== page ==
Supreme Court’s affirmative action ruling puts universities’ race-preferred admissions on life support
By Jess Brown
Although the Supreme Court’s end-of-term decisions about gay marriage dominated media coverage and public debate during the last week of June, its hot-off-the-press decision about affirmative action and university admissions deserves a close reading by university trustees, presidents and faculty. In the decision of Fisher v. University of Texas at Austin, Justice Kennedy, speaking for a seven-member majority, may have substantially redefined the permissible scope of affirmative action in the context of university admissions. It is also worth noting that both members of the Court from racial/ethnic minorities – Thomas, an African-American, as well as Hispanic Sotomayor – supported his position.
UT-Austin, relying on a model for affirmative action approved in 2003 by the Supreme Court, administered an admissions program that used the race of the applicant as a “plus factor” in the university’s effort to achieve “critical mass” of minority students. The university had no numerical formula associated with race for making an admissions decision and no specific quota for any racial group.
The university had argued successfully before two lower federal courts that the educational environment for all students was enhanced by a student body reflecting social diversity. The lower courts concluded that substantial deference should be shown to universities about this matter, and went further by concluding that such social diversity within universities may be considered a “compelling social interest” which may be pursued constitutionally with so-called race-conscious remedies.
Kennedy and colleagues largely rejected the arguments of UT-Austin and many of the assumptions by the lower courts. While the court majority, consisting of both conservative Republicans and liberal Democrats, did not declare affirmative action completely “dead” in the context of university admissions, it did send a firm message that business-as-usual regarding race-conscious admissions is no longer permissible. The content and tenor of Kennedy’s ruling, if applied in good faith by university decision-makers, may portend dramatic changes in the very definition of affirmative action and will almost certainly alter the administration of many admissions programs in higher education.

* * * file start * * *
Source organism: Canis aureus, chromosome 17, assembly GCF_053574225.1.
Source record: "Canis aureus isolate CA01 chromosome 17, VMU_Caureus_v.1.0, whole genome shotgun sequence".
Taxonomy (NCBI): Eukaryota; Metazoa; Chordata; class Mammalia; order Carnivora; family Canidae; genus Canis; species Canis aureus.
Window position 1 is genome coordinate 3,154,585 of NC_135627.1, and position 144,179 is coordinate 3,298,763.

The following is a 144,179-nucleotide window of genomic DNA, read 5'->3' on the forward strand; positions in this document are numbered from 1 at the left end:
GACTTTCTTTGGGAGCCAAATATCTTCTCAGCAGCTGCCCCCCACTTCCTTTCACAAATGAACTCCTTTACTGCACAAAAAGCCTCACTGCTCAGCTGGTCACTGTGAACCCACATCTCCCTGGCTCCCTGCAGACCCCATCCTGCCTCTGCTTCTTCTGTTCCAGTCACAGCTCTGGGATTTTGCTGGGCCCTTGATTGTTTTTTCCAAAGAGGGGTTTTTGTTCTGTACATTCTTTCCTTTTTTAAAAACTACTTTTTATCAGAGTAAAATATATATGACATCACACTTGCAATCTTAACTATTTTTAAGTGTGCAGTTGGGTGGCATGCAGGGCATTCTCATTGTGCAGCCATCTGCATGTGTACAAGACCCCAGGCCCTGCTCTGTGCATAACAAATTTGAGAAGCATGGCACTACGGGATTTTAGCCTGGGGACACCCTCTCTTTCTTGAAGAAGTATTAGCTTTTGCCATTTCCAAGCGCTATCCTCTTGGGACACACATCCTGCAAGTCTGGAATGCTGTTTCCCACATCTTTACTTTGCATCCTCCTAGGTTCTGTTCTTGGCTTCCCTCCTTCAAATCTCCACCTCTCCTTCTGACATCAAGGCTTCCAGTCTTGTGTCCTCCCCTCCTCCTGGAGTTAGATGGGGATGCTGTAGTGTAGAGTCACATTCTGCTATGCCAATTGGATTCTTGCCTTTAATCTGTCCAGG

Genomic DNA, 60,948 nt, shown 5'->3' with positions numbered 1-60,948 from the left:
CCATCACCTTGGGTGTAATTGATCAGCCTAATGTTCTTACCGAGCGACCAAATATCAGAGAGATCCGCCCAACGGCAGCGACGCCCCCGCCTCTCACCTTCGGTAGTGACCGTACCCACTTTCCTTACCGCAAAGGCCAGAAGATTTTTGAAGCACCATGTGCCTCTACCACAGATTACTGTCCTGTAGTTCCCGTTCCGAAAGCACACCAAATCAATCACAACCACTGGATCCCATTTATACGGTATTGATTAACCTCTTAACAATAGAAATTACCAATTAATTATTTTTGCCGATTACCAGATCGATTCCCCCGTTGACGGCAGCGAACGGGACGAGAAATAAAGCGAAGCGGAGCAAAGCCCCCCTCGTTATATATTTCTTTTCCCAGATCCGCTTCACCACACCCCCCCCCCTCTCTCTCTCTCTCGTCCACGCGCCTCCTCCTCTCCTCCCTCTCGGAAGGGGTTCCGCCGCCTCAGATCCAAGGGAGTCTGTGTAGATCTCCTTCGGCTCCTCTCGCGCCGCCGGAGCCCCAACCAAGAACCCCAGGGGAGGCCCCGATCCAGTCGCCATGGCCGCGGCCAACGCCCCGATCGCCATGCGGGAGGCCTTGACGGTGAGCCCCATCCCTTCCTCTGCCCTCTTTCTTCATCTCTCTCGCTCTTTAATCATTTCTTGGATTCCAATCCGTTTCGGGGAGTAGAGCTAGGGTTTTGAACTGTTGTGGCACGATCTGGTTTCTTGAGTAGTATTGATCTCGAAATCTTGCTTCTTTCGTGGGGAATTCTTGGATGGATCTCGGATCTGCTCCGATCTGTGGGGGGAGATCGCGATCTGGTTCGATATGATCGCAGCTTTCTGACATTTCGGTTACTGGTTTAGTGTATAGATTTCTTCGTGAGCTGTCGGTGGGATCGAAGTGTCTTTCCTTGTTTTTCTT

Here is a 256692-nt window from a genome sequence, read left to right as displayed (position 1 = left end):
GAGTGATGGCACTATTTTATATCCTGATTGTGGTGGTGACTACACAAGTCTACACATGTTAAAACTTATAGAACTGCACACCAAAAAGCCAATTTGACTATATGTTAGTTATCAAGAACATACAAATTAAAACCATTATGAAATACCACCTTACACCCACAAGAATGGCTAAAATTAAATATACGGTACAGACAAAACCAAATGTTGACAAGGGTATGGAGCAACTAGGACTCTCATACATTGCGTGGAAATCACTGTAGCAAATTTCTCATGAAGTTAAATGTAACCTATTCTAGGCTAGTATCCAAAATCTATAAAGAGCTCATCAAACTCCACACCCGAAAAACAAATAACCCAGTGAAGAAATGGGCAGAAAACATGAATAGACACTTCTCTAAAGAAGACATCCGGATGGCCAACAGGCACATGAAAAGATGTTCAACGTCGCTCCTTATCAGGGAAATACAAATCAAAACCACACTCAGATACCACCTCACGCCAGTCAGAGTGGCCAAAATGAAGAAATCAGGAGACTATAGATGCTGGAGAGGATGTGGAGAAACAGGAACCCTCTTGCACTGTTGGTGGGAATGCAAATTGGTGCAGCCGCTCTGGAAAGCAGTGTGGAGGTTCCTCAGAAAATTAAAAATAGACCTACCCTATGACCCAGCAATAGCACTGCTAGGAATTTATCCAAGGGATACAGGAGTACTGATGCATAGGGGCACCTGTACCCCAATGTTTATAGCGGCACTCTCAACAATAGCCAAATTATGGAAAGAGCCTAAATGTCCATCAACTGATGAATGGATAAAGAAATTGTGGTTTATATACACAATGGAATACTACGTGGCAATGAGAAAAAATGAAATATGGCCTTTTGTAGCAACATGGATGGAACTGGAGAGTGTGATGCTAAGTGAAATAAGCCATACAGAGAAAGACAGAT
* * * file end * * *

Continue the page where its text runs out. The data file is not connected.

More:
According to the court, diversity, while a permissible and laudable goal, can no longer be a code word or substitute for the idea of achieving only racial or ethnic heterogeneity. The court suggests that if a university is to pursue preferential admissions in the name of diversity, then the concept must entail many forms of social diversity, not just or even primarily the applicant’s race. Also, the absence of a fixed quota for a racial group or the absence of awarding of points for admission based on race does not give a university’s affirmative action program constitutional approval. If race is a “meaningful factor” in the admissions process in any way, then the program is constitutionally suspect! And finally, the court declares in no uncertain terms that a preferential admissions program with race as a component is not to be justified on the basis of redressing past discrimination, since the business of redressing past wrongs is the province of courts and legislatures, not universities and their faculties.
Essentially the high court required universities to justify to lower courts why institutions of higher learning cannot achieve genuine social diversity (racial and otherwise) through race-neutral means and without resorting to any use of the applicant’s race. The logistics for implementation of this new legal test may present a major challenge to university trustees, presidents and faculty, and will likely generate some interesting discussions in a university’s hallowed hallways of political correctness.
In sum, the Court’s new set of assumptions and new constitutional test may have placed many extant preferential admissions programs in higher education on life support!
This article originally appeared on AL.com on July 2, 2013